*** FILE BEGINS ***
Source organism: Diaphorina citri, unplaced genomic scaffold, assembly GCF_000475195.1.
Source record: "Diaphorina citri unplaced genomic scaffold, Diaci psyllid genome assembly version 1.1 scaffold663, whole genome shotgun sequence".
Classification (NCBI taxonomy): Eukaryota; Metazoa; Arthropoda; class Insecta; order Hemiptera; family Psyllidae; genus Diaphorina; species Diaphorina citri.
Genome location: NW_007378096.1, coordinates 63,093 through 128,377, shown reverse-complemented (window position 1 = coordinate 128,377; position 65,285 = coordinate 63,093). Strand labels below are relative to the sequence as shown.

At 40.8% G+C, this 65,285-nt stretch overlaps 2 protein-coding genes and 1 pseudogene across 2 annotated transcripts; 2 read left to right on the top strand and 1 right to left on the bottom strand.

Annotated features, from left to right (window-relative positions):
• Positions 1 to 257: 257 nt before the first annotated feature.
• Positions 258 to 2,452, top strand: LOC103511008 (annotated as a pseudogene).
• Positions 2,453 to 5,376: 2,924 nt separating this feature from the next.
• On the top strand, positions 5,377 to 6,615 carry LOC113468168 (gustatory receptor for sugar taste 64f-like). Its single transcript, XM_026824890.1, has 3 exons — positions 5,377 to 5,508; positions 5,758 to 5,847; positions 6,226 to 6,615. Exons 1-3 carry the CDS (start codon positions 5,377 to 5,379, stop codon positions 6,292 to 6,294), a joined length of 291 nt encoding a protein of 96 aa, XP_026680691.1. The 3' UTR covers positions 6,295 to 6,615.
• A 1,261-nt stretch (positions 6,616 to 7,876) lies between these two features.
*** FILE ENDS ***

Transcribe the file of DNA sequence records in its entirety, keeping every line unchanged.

Source organism: Diaphorina citri, unplaced genomic scaffold, assembly GCF_000475195.1.
Source record: "Diaphorina citri unplaced genomic scaffold, Diaci psyllid genome assembly version 1.1 scaffold663, whole genome shotgun sequence".
Classification (NCBI taxonomy): Eukaryota; Metazoa; Arthropoda; class Insecta; order Hemiptera; family Psyllidae; genus Diaphorina; species Diaphorina citri.
Genome location: NW_007378096.1, coordinates 63,093 through 128,377, shown reverse-complemented (window position 1 = coordinate 128,377; position 65,285 = coordinate 63,093). Strand labels below are relative to the sequence as shown.

At 40.8% G+C, this 65,285-nt stretch overlaps 2 protein-coding genes and 1 pseudogene across 2 annotated transcripts; 2 read left to right on the top strand and 1 right to left on the bottom strand.

Annotated features, from left to right (window-relative positions):
• Positions 1 to 257: 257 nt before the first annotated feature.
• Positions 258 to 2,452, top strand: LOC103511008 (annotated as a pseudogene).
• Positions 2,453 to 5,376: 2,924 nt separating this feature from the next.
• On the top strand, positions 5,377 to 6,615 carry LOC113468168 (gustatory receptor for sugar taste 64f-like). Its single transcript, XM_026824890.1, has 3 exons — positions 5,377 to 5,508; positions 5,758 to 5,847; positions 6,226 to 6,615. Exons 1-3 carry the CDS (start codon positions 5,377 to 5,379, stop codon positions 6,292 to 6,294), a joined length of 291 nt encoding a protein of 96 aa, XP_026680691.1. The 3' UTR covers positions 6,295 to 6,615.
• A 1,261-nt stretch (positions 6,616 to 7,876) lies between these two features.